Jerusalem was a fortified, one square Km, cramped city with about 25,000 people. Danger lurked at every corner and only the brave or bandits tried their luck outside. 

It was in this era that the Sir Moses Montefiore would come up with the idea of building a neighborhood outside the city walls. Space was not an issue.  Together with the money donated by the wealthy Jew from New Orleans, Judah Touro, he built a luxurious neighborhood, with 16 wide apartments, new kitchens, a Sepharad and Ashkenazi synagogue and wide clean streets. Once completed, he proudly announced the real-estate to all and awaited the herds to sign up feverishly, and put the “no vacancy” sign. Montefiore waited in vain since the Jews were reluctant to move in and saw the neighborhood as a suicide attempt!

The Houses of Mishkenot Sha’ananim

Photo: Ron Peled

They were not looking to endanger their families and would not move anywhere that was not fortified. Montefiore, not wanting to leave his investment empty was left with one option; pay off the Jews that were willing to come and live in the neighborhood and build a strong gate for the compound. He even decided to give the neighborhood a name from the Book of Isaiah 32:18: “My people will abide in peaceful habitation, in secure dwellings and in quiet resting places.”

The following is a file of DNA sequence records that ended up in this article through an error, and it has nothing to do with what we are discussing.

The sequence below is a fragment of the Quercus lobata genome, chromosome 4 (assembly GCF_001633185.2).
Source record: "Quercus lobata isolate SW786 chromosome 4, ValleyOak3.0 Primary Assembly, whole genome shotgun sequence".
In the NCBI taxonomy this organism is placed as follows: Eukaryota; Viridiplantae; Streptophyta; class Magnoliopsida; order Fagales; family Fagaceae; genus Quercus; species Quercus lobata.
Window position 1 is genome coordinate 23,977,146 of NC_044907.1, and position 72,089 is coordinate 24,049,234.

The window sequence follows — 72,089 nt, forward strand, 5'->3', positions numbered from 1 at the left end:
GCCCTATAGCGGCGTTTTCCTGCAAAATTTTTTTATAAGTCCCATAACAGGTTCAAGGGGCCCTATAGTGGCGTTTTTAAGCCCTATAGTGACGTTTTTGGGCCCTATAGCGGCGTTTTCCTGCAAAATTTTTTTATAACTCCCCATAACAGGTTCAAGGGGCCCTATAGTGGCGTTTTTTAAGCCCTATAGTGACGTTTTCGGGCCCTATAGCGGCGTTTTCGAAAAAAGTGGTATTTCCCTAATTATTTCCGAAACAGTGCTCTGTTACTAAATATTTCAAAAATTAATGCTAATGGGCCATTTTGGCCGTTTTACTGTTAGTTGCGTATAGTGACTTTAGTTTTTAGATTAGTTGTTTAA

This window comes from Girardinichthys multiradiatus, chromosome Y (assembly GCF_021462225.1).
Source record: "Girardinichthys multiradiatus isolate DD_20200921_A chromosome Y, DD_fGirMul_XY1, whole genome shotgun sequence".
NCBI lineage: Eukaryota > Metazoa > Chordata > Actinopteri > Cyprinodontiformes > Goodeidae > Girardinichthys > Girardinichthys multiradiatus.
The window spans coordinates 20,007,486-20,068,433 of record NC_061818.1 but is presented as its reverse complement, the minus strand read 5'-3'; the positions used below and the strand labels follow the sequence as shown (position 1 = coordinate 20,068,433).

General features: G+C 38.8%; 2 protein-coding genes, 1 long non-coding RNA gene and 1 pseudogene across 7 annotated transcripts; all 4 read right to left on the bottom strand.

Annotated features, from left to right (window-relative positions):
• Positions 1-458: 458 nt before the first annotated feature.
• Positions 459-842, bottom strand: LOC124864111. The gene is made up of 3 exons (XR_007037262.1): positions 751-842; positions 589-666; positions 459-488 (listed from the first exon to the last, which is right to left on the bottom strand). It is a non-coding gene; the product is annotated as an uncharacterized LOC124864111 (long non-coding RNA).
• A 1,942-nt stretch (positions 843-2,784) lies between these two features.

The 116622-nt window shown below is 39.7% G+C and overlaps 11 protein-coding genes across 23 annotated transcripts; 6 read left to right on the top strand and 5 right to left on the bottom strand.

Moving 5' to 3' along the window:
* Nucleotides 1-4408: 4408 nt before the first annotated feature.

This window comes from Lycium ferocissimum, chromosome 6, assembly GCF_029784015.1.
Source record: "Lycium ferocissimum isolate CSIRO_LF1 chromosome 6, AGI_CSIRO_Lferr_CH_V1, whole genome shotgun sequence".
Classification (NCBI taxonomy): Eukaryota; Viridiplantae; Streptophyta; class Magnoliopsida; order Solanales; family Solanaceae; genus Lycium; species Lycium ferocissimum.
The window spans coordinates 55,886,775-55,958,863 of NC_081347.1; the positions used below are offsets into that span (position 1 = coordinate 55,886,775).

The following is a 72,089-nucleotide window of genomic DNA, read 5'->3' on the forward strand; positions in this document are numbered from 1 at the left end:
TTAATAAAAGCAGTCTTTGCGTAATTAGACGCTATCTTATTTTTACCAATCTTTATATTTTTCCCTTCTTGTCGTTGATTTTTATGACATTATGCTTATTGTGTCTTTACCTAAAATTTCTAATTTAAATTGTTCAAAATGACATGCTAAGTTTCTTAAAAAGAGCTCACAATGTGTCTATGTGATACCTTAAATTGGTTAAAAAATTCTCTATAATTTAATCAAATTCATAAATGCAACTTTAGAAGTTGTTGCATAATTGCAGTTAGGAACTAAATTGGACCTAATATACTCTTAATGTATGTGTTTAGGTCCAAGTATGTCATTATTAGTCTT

The dwellers in return had rules and regulations like having to recite daily prayers for their benefactor, Judah Touro, and had to keep specific hygiene rules. This would pay off a few years later when a plague would infect the old city, leaving behind many deaths inside the walls but zero in Mishkanot Shenanim. 

Montefiore Windmill in Mishkenot Sha’ananim

Photo: Ron Peled

Montefiore decided on building the dwellers a windmill that could serve the Jews of the city. He sent all the pieces from London, brought over engineers to instruct the workers and left it in their hands to make food and prosper. But the machine soon broke down and no one bothered to fix it since the steam engine arrived in Jerusalem and it was much more productive. 

After the 1948 Arab-Israeli War, when the Old City was captured by the Jordanians, Mishkenot Sha’ananim became a no man’s land due to its proximity to the armistice line with Jordan. Many residents left in the wake of sniper attacks by Jordanian Arab Legionnaires leaving only poor inhabitants who couldn’t afford to leave, turning the complex into a slum. However, in 1967, during the 6 day war, Jerusalem was liberated and the boarder with Jordan was pushed east to the Jordan river.

Today Mishkenot Sha’ananim serves as an upscale guesthouse for internationally acclaimed authors, artists and musicians visiting Israel. And its Windmill is being restored to work once again.

Mishkenot Sha’ananim Ice Wind Mill

Photo: Ron Peled